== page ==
Marci Krivonen

Reporter

Originally from Montana, Marci grew up near the mountains and can't get enough of them. She began in broadcasting in Missoula, Montana where she anchored Montana Public Radio's local Evening Edition news program. She then picked up a camera and tripod and worked for Missoula's local CBS television station as a reporter. Shortly after that, she returned to radio and became the Assistant News Director at a radio station in Oshkosh, Wisconsin. Marci began at Aspen Public Radio in 2007 as the station's morning host and reporter. Although you can occasionally hear Marci in the mornings, she is now quite content to be sleeping in and reporting all day. When not at the station, Marci is on her road bike, meeting people, or skiing.

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Colorado writer Mark Stevens has written three murder mystery novels that are set in the Flattops Wilderness near Glenwood Springs. His latest book, Trapline, was released in November. He was signing books at Explore Booksellers in Aspen on Saturday. Stevens, who lives in Denver, explained to Aspen Public Radio's Marci Krivonen why he chose the Flattops as the backdrop for his books.

Mark Stevens is the author of Trapline, a murder mystery novel set in the Flattops Wilderness near Glenwood Springs. Stevens’ fourth book comes out in September.

Welcome to Mountain Edition.

Once again, Aspen will play host to the First Lady. Michelle Obama is expected to be in town this weekend.

An Aspen teenager arrested and taken down by police officers gets an attorney. Police suspect the teen had marijuana.

Aspen City Council supports an affordable housing project from a prolific landowner. But, a tree nearly derails the approval.

The new Airport Director in Aspen talks about plans to improve the experience of flying into the Upper Valley.

Creative Commons/Flickr/Wonderlane

If you’re an adult with Medicaid in the Roaring Fork Valley, there’s only one clinic that will accept your health insurance. This lack of access is a problem as the number of Medicaid patients increase under the Affordable Care Act. Colorado expanded Medicaid a year ago and in Pitkin County alone, the number of people using Medicaid nearly tripled. Aspen Public Radio’s Marci Krivonen has more.

High Country News

The changes the White River National Forest is considering to minimize crowds in wilderness areas have been successful in other forests. Last week, Forest Service officials began an informal outreach effort around how to bring back solitude to busy trails and backcountry camping. As Aspen Public Radio’s Marci Krivonen reports, their ideas have been tried in other wilderness areas.

Aspen Sopris District Ranger Karen Schroyer is delivering a presentation to a packed house in Aspen. She’s working to educate people about problems in the forest and solicit feedback.

West Slope Back On Drought Index

In the dry month of January, snowpack levels in nearly every river basin in Colorado declined. In the Roaring Fork Valley, not only did the amount of snow diminish but drought conditions returned. 

The U.S. Drought Monitor released Thursday puts the Western Slope in the “abnormally dry” category, including the majority of Eagle and Pitkin Counties and all of Garfield County. “Abnormally dry” is the least severe of five categories.

Welcome to Mountain Edition.

With a measles outbreak in several states, more parents in Pitkin County are getting their kids vaccinated.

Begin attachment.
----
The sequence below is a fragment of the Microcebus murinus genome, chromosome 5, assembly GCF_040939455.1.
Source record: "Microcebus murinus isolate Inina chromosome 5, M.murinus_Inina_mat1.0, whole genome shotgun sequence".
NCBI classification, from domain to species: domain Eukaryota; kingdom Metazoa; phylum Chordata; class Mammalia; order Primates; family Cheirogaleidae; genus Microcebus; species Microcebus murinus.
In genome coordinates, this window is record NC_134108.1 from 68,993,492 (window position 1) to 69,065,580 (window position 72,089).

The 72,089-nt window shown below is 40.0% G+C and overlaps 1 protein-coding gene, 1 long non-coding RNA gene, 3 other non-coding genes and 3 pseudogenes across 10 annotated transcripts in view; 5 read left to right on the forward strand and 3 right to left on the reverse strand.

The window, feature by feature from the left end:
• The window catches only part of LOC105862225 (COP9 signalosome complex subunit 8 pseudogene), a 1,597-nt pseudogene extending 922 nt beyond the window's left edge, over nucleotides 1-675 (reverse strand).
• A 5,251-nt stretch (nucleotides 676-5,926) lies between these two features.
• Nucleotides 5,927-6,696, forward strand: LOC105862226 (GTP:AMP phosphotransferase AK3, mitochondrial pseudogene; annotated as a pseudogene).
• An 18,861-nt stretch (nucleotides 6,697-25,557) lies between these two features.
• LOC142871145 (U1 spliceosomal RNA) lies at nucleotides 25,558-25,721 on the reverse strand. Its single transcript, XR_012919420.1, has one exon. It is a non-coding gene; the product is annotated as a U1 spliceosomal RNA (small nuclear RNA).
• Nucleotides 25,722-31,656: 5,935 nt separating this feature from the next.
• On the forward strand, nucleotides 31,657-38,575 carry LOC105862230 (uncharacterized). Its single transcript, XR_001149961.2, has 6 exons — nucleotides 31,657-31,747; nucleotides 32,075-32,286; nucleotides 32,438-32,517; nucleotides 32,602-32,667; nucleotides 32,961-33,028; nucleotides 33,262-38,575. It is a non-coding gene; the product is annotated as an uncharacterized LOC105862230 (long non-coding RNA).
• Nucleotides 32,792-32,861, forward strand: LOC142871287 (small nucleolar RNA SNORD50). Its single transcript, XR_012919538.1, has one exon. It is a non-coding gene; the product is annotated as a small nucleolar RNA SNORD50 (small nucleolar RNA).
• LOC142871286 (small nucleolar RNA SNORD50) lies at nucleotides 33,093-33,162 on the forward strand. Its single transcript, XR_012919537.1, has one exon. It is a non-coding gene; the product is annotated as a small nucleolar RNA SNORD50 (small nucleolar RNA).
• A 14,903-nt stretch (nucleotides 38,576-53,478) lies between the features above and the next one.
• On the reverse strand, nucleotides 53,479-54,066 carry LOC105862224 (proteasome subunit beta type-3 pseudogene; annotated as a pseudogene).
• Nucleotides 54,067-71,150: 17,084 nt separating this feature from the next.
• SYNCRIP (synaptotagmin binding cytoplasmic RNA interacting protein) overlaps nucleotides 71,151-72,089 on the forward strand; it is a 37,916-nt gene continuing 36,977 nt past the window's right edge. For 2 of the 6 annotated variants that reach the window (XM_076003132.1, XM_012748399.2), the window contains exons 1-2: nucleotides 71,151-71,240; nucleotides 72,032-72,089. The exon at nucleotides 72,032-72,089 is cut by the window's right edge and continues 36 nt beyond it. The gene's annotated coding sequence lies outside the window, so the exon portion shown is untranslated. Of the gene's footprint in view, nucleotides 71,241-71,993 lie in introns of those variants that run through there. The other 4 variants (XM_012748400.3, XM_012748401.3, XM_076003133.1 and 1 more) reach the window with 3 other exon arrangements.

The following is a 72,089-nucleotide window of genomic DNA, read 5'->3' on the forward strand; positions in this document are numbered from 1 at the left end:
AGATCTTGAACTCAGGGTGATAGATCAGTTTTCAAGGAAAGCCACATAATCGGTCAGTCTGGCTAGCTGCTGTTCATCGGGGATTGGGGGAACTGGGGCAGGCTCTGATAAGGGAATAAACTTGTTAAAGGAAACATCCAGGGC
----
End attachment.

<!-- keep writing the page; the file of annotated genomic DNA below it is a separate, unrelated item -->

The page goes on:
The Roaring Fork Transportation Authority will consider making it easier to comment on a controversial access plan.

The starting bell rings for candidates and ballot measures in Aspen’s May Election.

Snowmass Village starts reviewing proposed changes for Base Village.

We tally up just how recreational pot shops are in the Roaring Fork Valley after a year of legal retail marijuana.

Creative Commons/Flickr/Philippa Willitts

An Aspen charity focused on reducing the number of suicides in our region is expanding its reach. The Aspen Hope Center is holding a support group for lesbian, gay, bisexual, transgendered and questioning teenagers. According to its organizers, the group, called I am Me is the first of its kind in the Valley. Aspen Public Radio’s Marci Krivonen reports.

Hope Center Executive Director Michelle Muething realized LGBTQ teenagers needed support after several came to the organization for help.

The Aspen Music Festival and School has announced its 2015 summer season. The organization’s 300 events will center around the theme “Dreams of Travel.” The Music Festival holds classical music performances for eight weeks and instructs students from around the world. This year, the organization attracted more student applications than ever before. Aspen Public Radio’s Marci Krivonen spoke with Festival CEO Alan Fletcher.

Here's a list of offerings from the Aspen Music Festival and School this summer:

For one year now, Colorado has allowed recreational marijuana stores to operate. In the Roaring Fork Valley, fourteen recreational pot shops are operating. Aspen Public Radio is examining the legal marijuana business from one end of the Valley to the other and, how momentum has shifted from the mid Valley to  Aspen. Aspen Public Radio’s Elise Thatcher and Marci Krivonen report.

Longtime Carbondale resident Tom Bleskan is standing outside of what could be his new line of work. He’s next to a small warehouse.

Welcome to Mountain Edition.

Warm temperatures are boosting river levels and disappointing skiers. We’ll tell you what’s ahead in the forecast.

Low oil and gas prices are good for consumers but tough on companies drilling in Western Colorado.

Despite an oil and gas slowdown, a new analysis shows hundreds of spills are still being reported.

Aspen residents are gathering signatures to get a measure on the ballot that would require voter-approval of some development projects.

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